How a slave narrative is used to promote the ideas of religion and moral superiority

Douglass

“Fredrick Douglass the famous abolitionist fights a mob in Indiana.” 

By Joao Cunha

This slave narrative describing the life of John Quincy Adams a former slave who is eventually freed. In the narrative Adams highlighted the lack of opportunities given to him and other slaves by the Calomese family. They used examples of the slave’s autonomy being restricted by the southern families.

As John explained, “When an election was going on they did not want the negro to know anything” (6).

Adams and his family weren’t allowed to learn about events in the world by slave owners, they weren’t taught to read or write because the slave-owners feared them gaining autonomy. In fact the only information that Adams got was when he secretly listened in on to the family’s conversations. (4-6) This structure of the narrative was used to show how the Southerners devalued the slaves by not allowing them to read or write, things that the Abolitionists felt was vital for freed men to govern themselves. This restriction of freedom was not only “blasphemous” for the abolitionists but proved that they held the moral high-ground overall. In addition to having this moral superiority, the narrative was constructed in a way to teach lessons. When Adams talked about how “strict” his parents were, he mentions how that the world needed more parents like his to prevent the ‘disspaled men” that were around during this time. (8)

He explains the importance of his parents by stating, “I was not allowed from a child to drink whisky, nor smoke segars, nor do any of those things, and I thank my father and mother for it to-day, and will always think enough of them to never do it” (8).

This is used as a teaching moment to show the “proper” conduct of a citizen, to not drink or smoke, and act in a moral fashion. These acts fit the pro-abolitionist audience that believed in temperance and living a life of free of vice. However despite the focus on morality and lessons, the slaves were given sufficient agency in this narrative. Not only does Adams listen on the Calomese family’s conversation, but a good amount of slaves learn to read and write. (4-10)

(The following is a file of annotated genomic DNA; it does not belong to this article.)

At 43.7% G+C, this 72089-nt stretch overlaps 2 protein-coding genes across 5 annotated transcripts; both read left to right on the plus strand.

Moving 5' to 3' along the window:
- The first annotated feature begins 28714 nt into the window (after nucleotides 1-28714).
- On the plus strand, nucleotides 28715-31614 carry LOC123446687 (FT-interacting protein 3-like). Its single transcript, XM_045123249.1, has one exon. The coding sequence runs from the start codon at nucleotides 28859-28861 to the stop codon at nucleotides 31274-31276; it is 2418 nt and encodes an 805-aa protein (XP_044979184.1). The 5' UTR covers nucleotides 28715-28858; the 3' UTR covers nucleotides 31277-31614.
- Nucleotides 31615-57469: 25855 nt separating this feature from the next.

As the narrator noted, “That is the way many poor slaves learned to read and write. My father could read, but I do know how he learned. He never went to school, but just listened to others when they were reading, and that was all the chance he had to learn. He was very glad and happy to have a chance to learn to read the Word of God” (10).

The slaves had learned to read by themselves and this was a great example of their individual agency. (4-10) For abolitionists literacy was vital to freed slaves because it allowed them to read the Bible and have the correct moral standings to conduct themselves properly. In addition the Bible was used as the main justification why slaves should be freed. As Adams explains, “While man says we should be slaves, God said we should be free” (11-12) Adams says that his duty is to “serve God”  so it is beneficial for the Abolitionists and Protestant organizations to free slaves. (12)

Daniel

“This is from page of 27 of a book titled Through the Looking Glass about the life of a black clergyman Daniel H. Peterson. Webster in seen preaching in the picture. It is important to note how religion is able to give Peterson autonomy an importance even prior to the civil war. He is so important that he writes a book about his experiences in his life from 1812 to 1854.”

The “agency” of the slaves is used by abolitionists to promote and exert a moral and intellectual superiority over anti-abolitionists, immoral people, etc. The primary reason why slaves had this agency was to promote God’s will, and to show how a former slave can be “civilized.” In this sense even Adams and other African-Americans are seen in a condescending light, as instead of men “civilizing” them, God does the work to the abolitionists. So this complicates the idea that abolitionists were so much more evolved on the ideas of race as anti-abolitionists.

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